In a tough economic climate, the basic needs of individual investors don't change much. Their expectations and methods, though, certainly must. Hopes of quick gains or a sustained bull run on the stock market fade away, making it more essential than ever to have a holistic financial plan that looks to the long term.
"At times when markets continually seem to be rising, people have the expectation it will carry on forever; they don't look back at history," says Mark Richmond, assistant vice-president for agency operations at Manulife (International). "But at times like this, coming out of the worst downturn since the 1930s, investors are definitely more thoughtful. They are looking for broader and more detailed advice, and take longer making decisions."
As a result, financial planners must be ready to respond accordingly. Richmond notes that a typical discussion with clients now ranges across everything from health insurance and retirement planning to children's education and global investment opportunities.
"What we see is people taking a mature view on the markets and really thinking about their own financial priorities," he says. "There is now a natural caution among customers, but for us, it helps to have a basis of trust built up."
The core skills expected of professional financial planners haven't changed. They must still explain accurately, communicate clearly, advise clients on cash flow management, and have up-to-date information about the whole spectrum of investment products at their fingertips.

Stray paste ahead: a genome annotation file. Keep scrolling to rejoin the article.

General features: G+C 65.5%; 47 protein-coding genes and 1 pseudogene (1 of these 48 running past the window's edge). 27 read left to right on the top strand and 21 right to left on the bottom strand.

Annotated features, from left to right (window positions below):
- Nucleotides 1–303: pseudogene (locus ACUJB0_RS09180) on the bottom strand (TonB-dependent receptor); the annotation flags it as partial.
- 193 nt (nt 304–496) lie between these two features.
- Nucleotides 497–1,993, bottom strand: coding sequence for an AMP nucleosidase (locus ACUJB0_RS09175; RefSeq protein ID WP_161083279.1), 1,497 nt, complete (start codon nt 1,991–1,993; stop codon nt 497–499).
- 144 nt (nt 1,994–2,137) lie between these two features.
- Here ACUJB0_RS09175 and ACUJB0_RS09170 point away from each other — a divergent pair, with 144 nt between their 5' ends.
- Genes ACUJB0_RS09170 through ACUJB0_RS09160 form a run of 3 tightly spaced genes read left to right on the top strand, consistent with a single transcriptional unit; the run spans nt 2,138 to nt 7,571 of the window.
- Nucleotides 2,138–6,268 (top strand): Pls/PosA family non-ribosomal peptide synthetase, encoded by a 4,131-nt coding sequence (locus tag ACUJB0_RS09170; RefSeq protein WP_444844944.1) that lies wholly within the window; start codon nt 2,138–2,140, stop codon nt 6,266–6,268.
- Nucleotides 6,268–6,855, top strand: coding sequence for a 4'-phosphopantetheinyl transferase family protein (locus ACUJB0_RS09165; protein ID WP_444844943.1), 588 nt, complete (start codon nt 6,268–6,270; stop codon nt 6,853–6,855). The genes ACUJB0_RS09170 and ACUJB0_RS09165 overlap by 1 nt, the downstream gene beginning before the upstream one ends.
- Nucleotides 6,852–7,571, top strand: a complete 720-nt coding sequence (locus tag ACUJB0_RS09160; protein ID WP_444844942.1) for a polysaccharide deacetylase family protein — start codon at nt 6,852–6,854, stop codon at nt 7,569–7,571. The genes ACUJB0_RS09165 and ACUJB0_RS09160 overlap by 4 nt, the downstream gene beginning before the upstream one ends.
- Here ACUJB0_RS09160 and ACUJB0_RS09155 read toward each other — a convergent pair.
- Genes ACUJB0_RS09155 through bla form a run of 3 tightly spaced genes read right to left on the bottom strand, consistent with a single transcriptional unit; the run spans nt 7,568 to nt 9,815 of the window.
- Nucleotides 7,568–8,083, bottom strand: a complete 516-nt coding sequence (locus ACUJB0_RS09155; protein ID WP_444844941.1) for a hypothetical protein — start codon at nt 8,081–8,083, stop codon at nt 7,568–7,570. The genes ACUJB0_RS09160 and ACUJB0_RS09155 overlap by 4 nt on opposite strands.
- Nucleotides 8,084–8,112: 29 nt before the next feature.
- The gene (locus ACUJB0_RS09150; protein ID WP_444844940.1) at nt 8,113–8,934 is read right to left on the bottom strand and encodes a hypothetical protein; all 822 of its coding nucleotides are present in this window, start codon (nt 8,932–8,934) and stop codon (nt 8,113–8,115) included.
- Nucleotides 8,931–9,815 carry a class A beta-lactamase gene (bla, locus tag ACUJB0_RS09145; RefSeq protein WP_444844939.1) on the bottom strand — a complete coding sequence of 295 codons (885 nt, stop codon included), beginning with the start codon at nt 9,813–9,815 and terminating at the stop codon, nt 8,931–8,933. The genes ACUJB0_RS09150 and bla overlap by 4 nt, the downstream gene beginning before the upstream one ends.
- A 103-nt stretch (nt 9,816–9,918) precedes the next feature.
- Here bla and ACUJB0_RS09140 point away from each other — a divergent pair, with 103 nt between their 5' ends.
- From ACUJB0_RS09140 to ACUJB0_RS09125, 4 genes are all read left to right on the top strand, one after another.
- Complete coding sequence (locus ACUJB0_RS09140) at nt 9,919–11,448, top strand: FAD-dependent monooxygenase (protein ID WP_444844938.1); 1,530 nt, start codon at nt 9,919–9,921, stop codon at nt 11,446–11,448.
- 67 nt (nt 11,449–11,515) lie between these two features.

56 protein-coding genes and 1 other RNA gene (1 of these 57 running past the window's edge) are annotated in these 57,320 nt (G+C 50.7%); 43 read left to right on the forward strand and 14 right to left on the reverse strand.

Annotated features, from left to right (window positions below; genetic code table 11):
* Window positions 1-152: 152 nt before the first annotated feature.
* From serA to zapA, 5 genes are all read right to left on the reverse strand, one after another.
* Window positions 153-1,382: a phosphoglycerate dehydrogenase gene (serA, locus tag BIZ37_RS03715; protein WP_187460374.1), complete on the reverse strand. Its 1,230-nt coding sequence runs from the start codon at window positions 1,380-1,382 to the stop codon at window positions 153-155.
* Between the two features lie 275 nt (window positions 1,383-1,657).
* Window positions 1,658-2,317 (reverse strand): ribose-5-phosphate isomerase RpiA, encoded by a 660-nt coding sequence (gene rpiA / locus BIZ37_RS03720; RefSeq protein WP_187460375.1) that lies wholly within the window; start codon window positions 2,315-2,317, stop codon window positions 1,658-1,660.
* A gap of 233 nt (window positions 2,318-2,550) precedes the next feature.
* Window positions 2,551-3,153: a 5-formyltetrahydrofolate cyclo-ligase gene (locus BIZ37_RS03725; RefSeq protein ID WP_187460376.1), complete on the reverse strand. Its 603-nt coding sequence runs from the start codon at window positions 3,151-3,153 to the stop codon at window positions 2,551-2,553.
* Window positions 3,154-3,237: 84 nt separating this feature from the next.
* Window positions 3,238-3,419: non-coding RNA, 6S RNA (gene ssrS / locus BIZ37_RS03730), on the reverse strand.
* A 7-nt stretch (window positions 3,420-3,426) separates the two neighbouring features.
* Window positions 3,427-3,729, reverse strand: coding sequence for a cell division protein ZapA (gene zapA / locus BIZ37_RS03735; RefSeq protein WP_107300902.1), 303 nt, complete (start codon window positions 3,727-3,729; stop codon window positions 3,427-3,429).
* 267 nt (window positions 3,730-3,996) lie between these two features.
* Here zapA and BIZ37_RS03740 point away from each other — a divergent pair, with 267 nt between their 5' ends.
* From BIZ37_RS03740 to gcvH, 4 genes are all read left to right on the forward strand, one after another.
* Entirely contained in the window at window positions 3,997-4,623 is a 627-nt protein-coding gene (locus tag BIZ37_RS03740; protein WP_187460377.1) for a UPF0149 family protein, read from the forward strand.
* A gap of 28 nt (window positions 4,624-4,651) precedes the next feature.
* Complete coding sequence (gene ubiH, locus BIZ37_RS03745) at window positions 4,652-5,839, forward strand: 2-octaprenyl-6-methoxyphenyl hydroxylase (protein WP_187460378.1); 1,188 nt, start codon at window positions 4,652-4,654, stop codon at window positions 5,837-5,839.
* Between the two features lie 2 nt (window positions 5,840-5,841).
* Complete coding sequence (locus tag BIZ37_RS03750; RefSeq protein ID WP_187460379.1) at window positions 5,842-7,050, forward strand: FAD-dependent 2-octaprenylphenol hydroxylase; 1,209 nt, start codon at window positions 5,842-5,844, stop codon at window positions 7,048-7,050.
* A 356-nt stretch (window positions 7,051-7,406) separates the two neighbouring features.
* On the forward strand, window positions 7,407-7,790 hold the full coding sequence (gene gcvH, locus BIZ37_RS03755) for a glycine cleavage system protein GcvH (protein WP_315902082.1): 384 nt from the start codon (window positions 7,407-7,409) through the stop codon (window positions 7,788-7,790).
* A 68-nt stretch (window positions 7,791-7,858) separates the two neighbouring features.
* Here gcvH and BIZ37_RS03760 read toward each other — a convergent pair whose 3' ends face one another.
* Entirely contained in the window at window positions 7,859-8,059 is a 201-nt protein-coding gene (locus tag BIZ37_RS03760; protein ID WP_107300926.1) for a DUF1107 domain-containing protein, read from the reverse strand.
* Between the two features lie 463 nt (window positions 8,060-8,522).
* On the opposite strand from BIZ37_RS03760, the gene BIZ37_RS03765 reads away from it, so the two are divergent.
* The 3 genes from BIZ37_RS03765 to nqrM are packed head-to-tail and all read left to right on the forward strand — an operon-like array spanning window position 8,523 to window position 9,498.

"We pride ourselves on training financial planners, so they can offer this kind of service," Richmond says. "Part of this is operating regular and ad hoc workshops to top up their knowledge, and make sure they understand how and why clients typically underestimate future needs."
Alex Walker, director of wealth management for Financial Partners, notes, in particular, that clients are becoming more global in their investment outlook, and expect the same from their advisers.
He says that in the past, a discussion might have centred on life insurance and mutual fund choices. Now, it is just as likely to cover foreign exchange, futures, geo-politics, and building a portfolio that takes advantage of global opportunities.
"Clients have realised the world is not going to end and, at present, many of them are very busy trying to keep up with [what is improving] in the global economy," Walker says.
"They are looking for advisers who can communicate quickly and effectively, and who employ lateral thinking," he adds.